It is still stupefyingly hot here. Every day the weather forecast has promised thunder storms, but they have never come, or if they did they have been so short lived as to make no difference at all to the temperature. As a result, we have only been able to manage the city in small chunks with plenty of rest stops and taking things slowly. Fortunately, the public transport system here has made getting around trouble and hassle-free.
Using Public Transport in Budapest
We found that using public transport in Budapest was easy. Everything, including signs and announcements, is in Hungarian AND English, so there really is nothing to worry about. For more information about public transport in Budapest, visit the BKV website and the BKK website.
Tickets and Travelcards
We purchased a 7-day travelcard which allowed us unlimited travel on all public transport – buses, trams, trolley buses, the metro AND some services along the river – for the whole length of the lines. It was incredibly convenient because we were simply able to get our travelcards from the ticket machine at our nearest bus stop. The machine allowed us to choose the language in which information was displayed and took us step by step through what we needed to do. We selected the type of travelcard we wanted, entered our names (each travelcard had our name printed on it) and selected when we wanted it to start. Each travelcard cost 4,950 Hungarian Forint (€16.50). You could also purchase travelcards for shorter durations or another good option was the group travelcard, which allows us to 5 people to travel together on the same card and cost 3300 Hungarian Forint (11€) for 24 hours. A ticket for a single journey with no changes cost 350 HUF. We found that the metro stations in Budapest didn’t have any ticket barriers on the entrances or exits and our travel cards didn’t need to be validated each time we used them. Single tickets however, needed to be validated at one of the machines on the bus, tram or entry to the metro.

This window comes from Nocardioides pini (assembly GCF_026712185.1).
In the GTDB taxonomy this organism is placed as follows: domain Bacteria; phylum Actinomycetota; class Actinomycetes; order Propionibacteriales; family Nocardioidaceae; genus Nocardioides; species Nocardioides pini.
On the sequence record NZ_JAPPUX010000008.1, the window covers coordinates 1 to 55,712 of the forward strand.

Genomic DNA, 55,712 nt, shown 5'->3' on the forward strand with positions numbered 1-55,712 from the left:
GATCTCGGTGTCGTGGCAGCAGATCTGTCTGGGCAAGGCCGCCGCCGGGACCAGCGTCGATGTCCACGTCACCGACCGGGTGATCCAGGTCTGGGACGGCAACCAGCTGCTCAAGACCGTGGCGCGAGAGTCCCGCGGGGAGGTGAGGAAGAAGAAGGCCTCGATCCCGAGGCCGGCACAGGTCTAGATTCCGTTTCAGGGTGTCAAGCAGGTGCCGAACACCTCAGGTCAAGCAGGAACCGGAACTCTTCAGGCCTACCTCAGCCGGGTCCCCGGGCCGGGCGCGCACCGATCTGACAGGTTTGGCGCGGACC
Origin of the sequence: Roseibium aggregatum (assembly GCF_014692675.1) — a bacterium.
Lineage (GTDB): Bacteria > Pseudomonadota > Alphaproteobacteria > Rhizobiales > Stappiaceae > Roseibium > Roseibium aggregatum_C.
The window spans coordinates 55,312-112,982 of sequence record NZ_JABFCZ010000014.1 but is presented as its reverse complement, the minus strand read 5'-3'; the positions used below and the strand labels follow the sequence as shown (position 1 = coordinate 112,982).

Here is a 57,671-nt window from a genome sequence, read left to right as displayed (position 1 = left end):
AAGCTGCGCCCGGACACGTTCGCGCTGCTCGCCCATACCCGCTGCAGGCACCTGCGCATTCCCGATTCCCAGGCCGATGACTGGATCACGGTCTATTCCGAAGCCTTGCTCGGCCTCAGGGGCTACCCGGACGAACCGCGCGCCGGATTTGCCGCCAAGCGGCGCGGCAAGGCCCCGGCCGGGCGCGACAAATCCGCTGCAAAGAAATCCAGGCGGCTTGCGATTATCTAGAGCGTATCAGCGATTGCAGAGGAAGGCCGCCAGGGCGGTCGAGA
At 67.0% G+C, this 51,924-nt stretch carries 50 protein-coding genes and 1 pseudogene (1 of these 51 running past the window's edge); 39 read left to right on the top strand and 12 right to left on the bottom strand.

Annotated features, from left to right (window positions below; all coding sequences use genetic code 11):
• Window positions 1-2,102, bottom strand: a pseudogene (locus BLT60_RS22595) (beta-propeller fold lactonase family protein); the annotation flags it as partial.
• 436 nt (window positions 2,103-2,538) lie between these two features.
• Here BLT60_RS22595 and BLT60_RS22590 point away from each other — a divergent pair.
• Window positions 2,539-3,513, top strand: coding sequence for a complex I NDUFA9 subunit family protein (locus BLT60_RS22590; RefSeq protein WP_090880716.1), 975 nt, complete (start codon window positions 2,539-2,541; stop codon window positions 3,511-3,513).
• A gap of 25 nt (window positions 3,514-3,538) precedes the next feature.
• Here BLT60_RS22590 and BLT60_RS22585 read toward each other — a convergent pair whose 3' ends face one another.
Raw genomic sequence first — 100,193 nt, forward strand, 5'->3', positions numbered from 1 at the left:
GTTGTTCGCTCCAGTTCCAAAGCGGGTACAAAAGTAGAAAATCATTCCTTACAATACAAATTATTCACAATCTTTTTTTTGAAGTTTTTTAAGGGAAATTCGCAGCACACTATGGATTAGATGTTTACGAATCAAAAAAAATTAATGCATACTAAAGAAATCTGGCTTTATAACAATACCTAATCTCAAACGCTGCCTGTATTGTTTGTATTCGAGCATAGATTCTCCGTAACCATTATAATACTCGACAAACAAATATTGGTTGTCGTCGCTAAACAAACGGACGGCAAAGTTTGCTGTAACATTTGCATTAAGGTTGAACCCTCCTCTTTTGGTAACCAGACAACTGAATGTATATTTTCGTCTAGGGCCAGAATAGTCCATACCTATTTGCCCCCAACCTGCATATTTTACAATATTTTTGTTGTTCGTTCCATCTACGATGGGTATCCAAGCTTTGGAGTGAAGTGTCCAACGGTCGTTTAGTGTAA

The Metro System
The metro system only has four lines and so it is relatively simple to navigate. The public transport maps on the buses, metro etc and at the stations also have details of all of the connections you can make from each stop, which also helps with getting around. Like the London Underground, some of Budapest’s metro system is quite old and some of the stations still had wooden escalators. Line 1 was built in 1896 and was the first metro system in mainland Europe. Lines 2 and 3 were built in the 1970s and 80s and Line 4 was completed in 2014. We got the Line 2 metro from the end of the line at Örs vezér tere into the city and some of the stations that we used had the steepest, vertigo-inducing escalators I have ever been on! And they were fast too: you had to be ready as you reached the end because you were literally thrown off at some speed!
The stations on Line 1 have a real historic feel to them with lovely ornate tiled place names and wooden ticket booths. The carriages on this line were also smaller than on the more modern lines and felt quite cramped. In contrast, the trains on Line 4 are much newer and brighter and were also air conditioned, which was very welcome in the heat. Line 4 is also fully automated and the trains are driverless.
Similarly on the buses and trams, some of the fleet is comfortable, new and air conditioned, but much of it is older, hotter and bone-shaking. The main thing though is that services seemed to be extremely frequent and there was always space to get on. And in the centre of the city, most stops had electronic signs giving details of the waiting time for the next services.
Once again, Google Maps became our friend to quickly locate the correct bus stop or nearest metro line to our destination. I wrote about how this works when we were in Barcelona and you can read about it here.
All in all, we used public transport all over Budapest without any problems and it made our exploration of the city very easy and enjoyable.